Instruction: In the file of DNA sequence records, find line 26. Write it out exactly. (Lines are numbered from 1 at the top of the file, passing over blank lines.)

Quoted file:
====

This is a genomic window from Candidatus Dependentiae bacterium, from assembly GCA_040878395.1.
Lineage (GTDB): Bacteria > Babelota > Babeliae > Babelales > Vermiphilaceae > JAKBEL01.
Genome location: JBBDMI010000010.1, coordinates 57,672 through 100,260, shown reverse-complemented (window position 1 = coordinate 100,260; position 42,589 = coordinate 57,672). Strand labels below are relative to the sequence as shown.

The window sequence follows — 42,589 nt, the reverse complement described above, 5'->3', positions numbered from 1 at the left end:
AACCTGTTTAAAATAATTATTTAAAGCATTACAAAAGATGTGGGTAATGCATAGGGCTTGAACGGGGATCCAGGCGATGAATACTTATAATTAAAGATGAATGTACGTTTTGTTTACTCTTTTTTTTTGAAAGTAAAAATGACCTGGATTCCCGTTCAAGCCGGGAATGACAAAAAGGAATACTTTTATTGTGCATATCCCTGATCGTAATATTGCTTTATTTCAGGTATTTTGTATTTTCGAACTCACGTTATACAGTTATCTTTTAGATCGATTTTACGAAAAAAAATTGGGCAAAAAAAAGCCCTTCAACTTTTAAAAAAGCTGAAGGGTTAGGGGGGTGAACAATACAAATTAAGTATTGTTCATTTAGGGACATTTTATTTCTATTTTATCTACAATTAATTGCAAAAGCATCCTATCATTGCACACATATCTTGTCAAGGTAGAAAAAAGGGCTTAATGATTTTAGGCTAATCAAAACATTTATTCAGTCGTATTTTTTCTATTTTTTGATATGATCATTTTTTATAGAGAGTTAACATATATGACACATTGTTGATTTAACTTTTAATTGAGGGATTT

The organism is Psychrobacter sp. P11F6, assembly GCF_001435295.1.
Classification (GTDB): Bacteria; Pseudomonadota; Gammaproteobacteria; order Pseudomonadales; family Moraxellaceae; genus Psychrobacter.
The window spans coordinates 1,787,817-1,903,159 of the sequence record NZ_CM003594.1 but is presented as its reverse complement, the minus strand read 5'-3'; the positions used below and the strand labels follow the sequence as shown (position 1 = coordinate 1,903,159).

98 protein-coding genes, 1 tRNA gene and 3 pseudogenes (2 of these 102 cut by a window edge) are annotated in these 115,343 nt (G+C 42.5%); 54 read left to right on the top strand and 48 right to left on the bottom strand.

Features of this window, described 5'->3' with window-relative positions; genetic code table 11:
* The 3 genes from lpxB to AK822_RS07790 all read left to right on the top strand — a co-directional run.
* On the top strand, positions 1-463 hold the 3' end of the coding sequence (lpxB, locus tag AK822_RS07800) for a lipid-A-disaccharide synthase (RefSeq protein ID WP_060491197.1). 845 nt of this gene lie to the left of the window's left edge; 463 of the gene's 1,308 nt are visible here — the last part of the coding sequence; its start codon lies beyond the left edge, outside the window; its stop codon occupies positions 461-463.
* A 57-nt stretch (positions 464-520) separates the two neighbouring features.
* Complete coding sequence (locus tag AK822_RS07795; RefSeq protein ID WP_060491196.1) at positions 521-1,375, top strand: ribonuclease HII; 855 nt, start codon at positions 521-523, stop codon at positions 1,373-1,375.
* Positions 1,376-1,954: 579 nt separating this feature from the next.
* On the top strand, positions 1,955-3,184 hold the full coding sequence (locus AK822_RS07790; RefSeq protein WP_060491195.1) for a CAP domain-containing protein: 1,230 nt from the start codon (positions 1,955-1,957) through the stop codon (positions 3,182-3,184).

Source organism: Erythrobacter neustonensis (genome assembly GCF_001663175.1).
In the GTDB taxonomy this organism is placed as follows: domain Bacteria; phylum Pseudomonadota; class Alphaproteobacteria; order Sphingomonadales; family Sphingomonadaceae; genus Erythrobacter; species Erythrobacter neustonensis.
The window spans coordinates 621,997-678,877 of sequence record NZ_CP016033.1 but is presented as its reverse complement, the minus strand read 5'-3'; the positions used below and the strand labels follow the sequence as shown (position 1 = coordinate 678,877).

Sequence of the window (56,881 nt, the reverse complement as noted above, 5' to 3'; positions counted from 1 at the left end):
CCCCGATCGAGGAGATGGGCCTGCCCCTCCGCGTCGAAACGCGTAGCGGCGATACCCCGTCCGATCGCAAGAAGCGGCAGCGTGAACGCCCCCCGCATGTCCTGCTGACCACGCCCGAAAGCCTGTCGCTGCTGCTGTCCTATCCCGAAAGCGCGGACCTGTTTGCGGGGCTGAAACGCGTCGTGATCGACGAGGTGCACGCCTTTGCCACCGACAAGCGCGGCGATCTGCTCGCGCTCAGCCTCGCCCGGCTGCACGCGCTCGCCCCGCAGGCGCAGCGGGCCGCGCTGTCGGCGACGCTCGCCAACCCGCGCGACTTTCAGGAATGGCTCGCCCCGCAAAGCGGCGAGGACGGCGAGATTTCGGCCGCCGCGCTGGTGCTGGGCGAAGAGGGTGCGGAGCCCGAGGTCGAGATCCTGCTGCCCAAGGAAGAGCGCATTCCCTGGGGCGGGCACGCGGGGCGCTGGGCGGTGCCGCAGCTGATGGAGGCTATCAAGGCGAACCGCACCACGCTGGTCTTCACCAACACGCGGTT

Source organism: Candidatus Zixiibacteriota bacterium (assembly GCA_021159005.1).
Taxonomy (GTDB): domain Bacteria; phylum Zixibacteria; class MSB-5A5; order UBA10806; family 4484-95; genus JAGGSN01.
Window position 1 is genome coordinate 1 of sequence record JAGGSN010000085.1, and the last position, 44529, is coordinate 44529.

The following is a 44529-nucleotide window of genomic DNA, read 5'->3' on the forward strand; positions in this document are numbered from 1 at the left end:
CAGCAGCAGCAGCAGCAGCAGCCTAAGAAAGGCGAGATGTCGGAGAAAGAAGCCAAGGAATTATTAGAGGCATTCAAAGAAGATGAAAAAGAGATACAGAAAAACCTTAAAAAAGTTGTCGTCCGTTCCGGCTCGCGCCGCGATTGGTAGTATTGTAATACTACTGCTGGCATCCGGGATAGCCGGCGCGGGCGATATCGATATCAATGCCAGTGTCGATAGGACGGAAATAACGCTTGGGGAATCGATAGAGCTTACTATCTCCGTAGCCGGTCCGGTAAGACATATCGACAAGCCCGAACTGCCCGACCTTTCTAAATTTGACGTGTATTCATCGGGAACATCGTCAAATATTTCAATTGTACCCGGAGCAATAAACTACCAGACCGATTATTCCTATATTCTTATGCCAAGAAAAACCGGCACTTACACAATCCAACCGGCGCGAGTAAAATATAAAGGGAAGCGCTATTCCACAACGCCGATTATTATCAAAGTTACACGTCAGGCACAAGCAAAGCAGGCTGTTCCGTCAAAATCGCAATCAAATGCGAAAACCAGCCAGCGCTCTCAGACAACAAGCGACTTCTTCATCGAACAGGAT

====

CAGCAGCAGCAGCAGCAGCAGCCTAAGAAAGGCGAGATGTCGGAGAAAGAAGCCAAGGAATTATTAGAGGCATTCAAAGAAGATGAAAAAGAGATACAGAAAAACCTTAAAAAAGTTGTCGTCCGTTCCGGCTCGCGCCGCGATTGGTAGTATTGTAATACTACTGCTGGCATCCGGGATAGCCGGCGCGGGCGATATCGATATCAATGCCAGTGTCGATAGGACGGAAATAACGCTTGGGGAATCGATAGAGCTTACTATCTCCGTAGCCGGTCCGGTAAGACATATCGACAAGCCCGAACTGCCCGACCTTTCTAAATTTGACGTGTATTCATCGGGAACATCGTCAAATATTTCAATTGTACCCGGAGCAATAAACTACCAGACCGATTATTCCTATATTCTTATGCCAAGAAAAACCGGCACTTACACAATCCAACCGGCGCGAGTAAAATATAAAGGGAAGCGCTATTCCACAACGCCGATTATTATCAAAGTTACACGTCAGGCACAAGCAAAGCAGGCTGTTCCGTCAAAATCGCAATCAAATGCGAAAACCAGCCAGCGCTCTCAGACAACAAGCGACTTCTTCATCGAACAGGAT